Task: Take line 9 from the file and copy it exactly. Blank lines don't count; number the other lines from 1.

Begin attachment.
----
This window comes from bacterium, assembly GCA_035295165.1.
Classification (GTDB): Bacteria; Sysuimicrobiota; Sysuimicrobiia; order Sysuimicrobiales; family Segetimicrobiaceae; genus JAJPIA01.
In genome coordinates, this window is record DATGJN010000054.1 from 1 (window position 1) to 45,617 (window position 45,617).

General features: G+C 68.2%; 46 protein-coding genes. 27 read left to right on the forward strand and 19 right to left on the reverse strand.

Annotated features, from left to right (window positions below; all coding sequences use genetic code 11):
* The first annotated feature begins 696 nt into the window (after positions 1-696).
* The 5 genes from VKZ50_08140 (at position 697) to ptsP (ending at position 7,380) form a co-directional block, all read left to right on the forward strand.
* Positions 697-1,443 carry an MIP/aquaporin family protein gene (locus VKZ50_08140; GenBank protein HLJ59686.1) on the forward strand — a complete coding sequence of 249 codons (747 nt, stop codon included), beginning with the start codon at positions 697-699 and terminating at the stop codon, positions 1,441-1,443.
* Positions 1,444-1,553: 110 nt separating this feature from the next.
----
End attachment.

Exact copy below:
* Positions 1,444-1,553: 110 nt separating this feature from the next.